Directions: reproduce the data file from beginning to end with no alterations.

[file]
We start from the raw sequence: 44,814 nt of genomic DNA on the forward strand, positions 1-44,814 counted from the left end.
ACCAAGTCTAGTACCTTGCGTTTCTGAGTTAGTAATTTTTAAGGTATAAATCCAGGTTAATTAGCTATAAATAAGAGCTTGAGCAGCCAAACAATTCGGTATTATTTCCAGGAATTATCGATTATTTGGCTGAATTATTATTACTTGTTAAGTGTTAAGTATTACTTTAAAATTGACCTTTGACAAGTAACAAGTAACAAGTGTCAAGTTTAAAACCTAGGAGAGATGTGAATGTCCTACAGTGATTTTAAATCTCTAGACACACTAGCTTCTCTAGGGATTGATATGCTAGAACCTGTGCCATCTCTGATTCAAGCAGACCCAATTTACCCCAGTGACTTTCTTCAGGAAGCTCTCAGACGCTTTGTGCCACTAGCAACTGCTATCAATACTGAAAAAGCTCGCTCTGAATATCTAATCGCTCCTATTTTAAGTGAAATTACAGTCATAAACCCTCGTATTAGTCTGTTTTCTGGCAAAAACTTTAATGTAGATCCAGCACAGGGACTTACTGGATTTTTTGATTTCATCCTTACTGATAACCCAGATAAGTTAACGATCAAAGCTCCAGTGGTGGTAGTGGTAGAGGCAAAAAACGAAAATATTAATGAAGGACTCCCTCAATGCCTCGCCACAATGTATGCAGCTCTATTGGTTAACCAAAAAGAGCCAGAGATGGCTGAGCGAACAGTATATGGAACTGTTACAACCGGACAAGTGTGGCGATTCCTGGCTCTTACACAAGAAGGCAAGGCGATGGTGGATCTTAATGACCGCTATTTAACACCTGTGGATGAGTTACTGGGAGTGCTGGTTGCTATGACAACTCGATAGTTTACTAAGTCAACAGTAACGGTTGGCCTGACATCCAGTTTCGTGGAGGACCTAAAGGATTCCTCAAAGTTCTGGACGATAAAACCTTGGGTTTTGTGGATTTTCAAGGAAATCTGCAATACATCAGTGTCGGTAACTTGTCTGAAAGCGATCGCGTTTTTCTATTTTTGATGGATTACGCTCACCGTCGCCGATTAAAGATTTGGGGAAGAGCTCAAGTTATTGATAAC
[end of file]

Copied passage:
We start from the raw sequence: 44,814 nt of genomic DNA on the forward strand, positions 1-44,814 counted from the left end.
ACCAAGTCTAGTACCTTGCGTTTCTGAGTTAGTAATTTTTAAGGTATAAATCCAGGTTAATTAGCTATAAATAAGAGCTTGAGCAGCCAAACAATTCGGTATTATTTCCAGGAATTATCGATTATTTGGCTGAATTATTATTACTTGTTAAGTGTTAAGTATTACTTTAAAATTGACCTTTGACAAGTAACAAGTAACAAGTGTCAAGTTTAAAACCTAGGAGAGATGTGAATGTCCTACAGTGATTTTAAATCTCTAGACACACTAGCTTCTCTAGGGATTGATATGCTAGAACCTGTGCCATCTCTGATTCAAGCAGACCCAATTTACCCCAGTGACTTTCTTCAGGAAGCTCTCAGACGCTTTGTGCCACTAGCAACTGCTATCAATACTGAAAAAGCTCGCTCTGAATATCTAATCGCTCCTATTTTAAGTGAAATTACAGTCATAAACCCTCGTATTAGTCTGTTTTCTGGCAAAAACTTTAATGTAGATCCAGCACAGGGACTTACTGGATTTTTTGATTTCATCCTTACTGATAACCCAGATAAGTTAACGATCAAAGCTCCAGTGGTGGTAGTGGTAGAGGCAAAAAACGAAAATATTAATGAAGGACTCCCTCAATGCCTCGCCACAATGTATGCAGCTCTATTGGTTAACCAAAAAGAGCCAGAGATGGCTGAGCGAACAGTATATGGAACTGTTACAACCGGACAAGTGTGGCGATTCCTGGCTCTTACACAAGAAGGCAAGGCGATGGTGGATCTTAATGACCGCTATTTAACACCTGTGGATGAGTTACTGGGAGTGCTGGTTGCTATGACAACTCGATAGTTTACTAAGTCAACAGTAACGGTTGGCCTGACATCCAGTTTCGTGGAGGACCTAAAGGATTCCTCAAAGTTCTGGACGATAAAACCTTGGGTTTTGTGGATTTTCAAGGAAATCTGCAATACATCAGTGTCGGTAACTTGTCTGAAAGCGATCGCGTTTTTCTATTTTTGATGGATTACGCTCACCGTCGCCGATTAAAGATTTGGGGAAGAGCTCAAGTTATTGATAAC